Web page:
Boxing fans admire the brilliance of Terence Crawford, but outside of his passionate Nesbraskan fan base there’s not a lot of love for the undisputed King of the super lightweight division.
He’s gifted but only steps on the gas when he has to. He can bang, but often chooses to run. He’s clinical, but never cavalier. He’d rather tease an opponent than tear into them.
Purists see it differently, but most fight fans want to see their heroes go to war and come out standing the other side; at least once in a while.
To date, The Ring Magazine’s #5 on the pound-or-pound list hasn’t so much as got a sweat on.
Boasting an immaculate 30-0 career record, I’d understand if ‘Bud’ might not be too bothered about his wider appeal. Maybe he’s just too good for the rest of the division?
But Saturday night’s world title clash with Felix Diaz does represent an opportunity to change perceptions.
Making his debut at New York’s Madison Square Garden, the spiritual home of the sport, I hope the Omaha star feels more obliged than normal to put on a proper show for those ringside, and watching around the world.
Not that he’s going to have a lot of choice in the matter.
Challenger Felix Diaz (rated a 9/1 underdog) lives just 15 minutes away from the arena, and roared on by the locals, he is unlikely to paw away with powder puff punches.
Knowing how remote a points victory is, he won’t get drawn into a tactical chess match he can’t win either.
Diaz is almost certain to come out swinging.
The Dominican is a 2008 Olympic champion with just one controversial points loss on his record (19-1). He has a wide skillset, rapid movement, and the power to KO anyone that’s silly enough to leave their guard open.
He may be the shorter man, but he is the best opponent to have stood opposite Terence Crawford since the WBC and WBO champion turned pro in 2008.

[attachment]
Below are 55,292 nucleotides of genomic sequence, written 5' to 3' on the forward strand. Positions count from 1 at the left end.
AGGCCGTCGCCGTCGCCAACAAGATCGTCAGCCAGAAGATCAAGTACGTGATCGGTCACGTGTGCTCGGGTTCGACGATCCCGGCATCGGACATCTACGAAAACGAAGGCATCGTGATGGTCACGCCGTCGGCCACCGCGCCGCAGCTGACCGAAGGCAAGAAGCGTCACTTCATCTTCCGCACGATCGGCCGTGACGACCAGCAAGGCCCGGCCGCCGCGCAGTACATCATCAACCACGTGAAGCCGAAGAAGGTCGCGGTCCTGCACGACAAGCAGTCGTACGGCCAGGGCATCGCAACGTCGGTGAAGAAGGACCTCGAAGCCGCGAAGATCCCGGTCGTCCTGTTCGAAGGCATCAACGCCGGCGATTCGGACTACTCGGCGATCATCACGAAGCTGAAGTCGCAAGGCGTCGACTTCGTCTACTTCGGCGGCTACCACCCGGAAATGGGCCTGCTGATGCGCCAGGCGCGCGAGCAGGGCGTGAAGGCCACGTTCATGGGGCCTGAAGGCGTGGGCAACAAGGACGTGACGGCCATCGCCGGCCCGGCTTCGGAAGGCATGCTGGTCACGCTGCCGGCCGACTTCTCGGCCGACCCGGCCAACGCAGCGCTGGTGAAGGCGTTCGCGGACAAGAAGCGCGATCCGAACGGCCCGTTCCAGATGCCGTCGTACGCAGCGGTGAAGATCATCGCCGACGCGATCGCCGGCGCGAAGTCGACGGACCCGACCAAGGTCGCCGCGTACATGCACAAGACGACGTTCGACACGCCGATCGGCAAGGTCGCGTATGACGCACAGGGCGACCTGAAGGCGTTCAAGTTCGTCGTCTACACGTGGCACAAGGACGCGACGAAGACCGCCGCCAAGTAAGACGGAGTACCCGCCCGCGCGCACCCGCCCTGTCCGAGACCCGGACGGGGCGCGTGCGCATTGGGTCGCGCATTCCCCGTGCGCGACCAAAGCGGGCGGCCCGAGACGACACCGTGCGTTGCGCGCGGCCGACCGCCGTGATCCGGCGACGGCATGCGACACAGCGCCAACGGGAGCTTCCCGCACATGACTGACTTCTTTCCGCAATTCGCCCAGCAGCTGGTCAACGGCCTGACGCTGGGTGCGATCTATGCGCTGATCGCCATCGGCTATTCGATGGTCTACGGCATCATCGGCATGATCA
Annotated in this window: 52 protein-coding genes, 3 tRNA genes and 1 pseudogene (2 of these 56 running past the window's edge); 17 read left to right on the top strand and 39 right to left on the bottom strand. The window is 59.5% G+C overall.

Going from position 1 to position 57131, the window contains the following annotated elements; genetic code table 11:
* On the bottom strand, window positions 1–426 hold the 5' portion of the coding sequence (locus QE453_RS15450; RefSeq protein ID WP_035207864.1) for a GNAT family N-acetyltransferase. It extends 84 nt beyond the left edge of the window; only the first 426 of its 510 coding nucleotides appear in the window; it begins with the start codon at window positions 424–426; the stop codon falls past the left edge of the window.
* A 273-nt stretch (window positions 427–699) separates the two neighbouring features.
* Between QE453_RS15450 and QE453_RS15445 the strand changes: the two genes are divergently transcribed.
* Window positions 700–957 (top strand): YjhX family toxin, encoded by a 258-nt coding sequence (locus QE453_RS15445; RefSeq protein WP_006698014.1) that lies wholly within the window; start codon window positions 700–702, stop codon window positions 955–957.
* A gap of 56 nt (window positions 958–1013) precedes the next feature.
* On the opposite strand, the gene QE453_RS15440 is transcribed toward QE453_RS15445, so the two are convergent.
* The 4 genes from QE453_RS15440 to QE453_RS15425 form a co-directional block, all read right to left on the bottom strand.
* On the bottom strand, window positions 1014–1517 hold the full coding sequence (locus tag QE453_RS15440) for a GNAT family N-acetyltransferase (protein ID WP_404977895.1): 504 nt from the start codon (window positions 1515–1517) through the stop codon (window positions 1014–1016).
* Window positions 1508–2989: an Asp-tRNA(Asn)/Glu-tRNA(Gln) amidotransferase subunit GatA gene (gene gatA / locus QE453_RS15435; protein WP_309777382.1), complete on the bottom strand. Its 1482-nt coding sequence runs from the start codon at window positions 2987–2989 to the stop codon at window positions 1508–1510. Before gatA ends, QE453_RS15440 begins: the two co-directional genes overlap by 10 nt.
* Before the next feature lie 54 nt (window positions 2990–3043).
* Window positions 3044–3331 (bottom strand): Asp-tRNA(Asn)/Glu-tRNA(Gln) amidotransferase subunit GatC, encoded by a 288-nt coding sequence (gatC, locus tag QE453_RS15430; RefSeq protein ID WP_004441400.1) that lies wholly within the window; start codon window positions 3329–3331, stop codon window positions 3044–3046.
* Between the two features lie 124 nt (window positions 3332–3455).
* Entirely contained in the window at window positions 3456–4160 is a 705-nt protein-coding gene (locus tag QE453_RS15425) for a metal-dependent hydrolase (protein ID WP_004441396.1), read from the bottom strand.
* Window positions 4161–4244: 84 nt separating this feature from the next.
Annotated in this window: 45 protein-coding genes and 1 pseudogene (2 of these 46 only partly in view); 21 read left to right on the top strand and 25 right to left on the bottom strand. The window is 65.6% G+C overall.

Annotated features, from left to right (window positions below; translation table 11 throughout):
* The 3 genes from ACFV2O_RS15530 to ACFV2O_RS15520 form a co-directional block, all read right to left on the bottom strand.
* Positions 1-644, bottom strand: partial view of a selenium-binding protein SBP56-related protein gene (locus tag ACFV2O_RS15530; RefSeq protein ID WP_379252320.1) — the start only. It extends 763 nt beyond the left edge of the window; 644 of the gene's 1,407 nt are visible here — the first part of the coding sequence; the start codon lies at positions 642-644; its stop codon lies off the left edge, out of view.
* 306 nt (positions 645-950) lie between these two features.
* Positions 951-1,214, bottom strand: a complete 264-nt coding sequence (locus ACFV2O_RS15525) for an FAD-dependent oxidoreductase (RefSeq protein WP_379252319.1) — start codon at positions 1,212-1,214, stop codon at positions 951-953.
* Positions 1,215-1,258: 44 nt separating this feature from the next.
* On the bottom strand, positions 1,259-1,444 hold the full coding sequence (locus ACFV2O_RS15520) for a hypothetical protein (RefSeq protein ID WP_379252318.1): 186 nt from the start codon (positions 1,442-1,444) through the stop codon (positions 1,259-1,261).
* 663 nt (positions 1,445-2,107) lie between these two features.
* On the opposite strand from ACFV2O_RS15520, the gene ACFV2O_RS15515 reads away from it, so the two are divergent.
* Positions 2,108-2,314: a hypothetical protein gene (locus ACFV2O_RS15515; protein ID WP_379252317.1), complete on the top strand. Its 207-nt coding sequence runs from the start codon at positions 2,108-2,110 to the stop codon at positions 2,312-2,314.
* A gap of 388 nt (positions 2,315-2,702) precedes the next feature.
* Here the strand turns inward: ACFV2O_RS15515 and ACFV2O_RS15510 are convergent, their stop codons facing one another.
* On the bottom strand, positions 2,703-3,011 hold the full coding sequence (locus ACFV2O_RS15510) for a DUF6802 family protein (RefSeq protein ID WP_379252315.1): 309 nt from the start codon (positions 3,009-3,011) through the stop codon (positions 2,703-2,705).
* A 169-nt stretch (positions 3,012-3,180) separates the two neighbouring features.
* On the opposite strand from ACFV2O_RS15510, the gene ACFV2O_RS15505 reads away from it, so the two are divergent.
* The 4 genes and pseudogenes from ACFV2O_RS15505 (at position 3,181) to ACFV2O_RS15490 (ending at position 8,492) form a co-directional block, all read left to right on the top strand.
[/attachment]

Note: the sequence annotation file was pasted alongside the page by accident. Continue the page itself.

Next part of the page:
Crawford, 29, is a classy back foot boxer, but rarely has he encountered someone that’s brave enough to jump on him from the off. How he reacts to this, if it happens, will be fascinating to watch.
Should he flick his jab and run, totting up points but not the power shots, I suspect the New York faithful could turn on him. They don’t tolerate sterile showboating.
That’s why I expect Crawford to display a willingness to trade more blows this time, and if that’s the general pattern of the fight, anything could happen.
Providing Diaz is as good as his pedigree suggests, and that he’s positive, this has the potential to become an unexpected Fight of the Year contender.
While shot avoidance is a wonderful skill in itself (Floyd Mayweather was the best at that) it would be wonderful to see this potentially great champion have his mettle tested.
Even if a price of 1/25 is a little crazy I do expect Terence Crawford to win – possibly via the judges’ scorecards – but the real victory here would be in the manner of his triumph.
If the American can shows his talents don’t have to be tedious, this is a fight that can catapult him to global acclaim. His gifts deserve more love.
For more boxing odds, take a look at Grosvenor Sport’s boxing betting.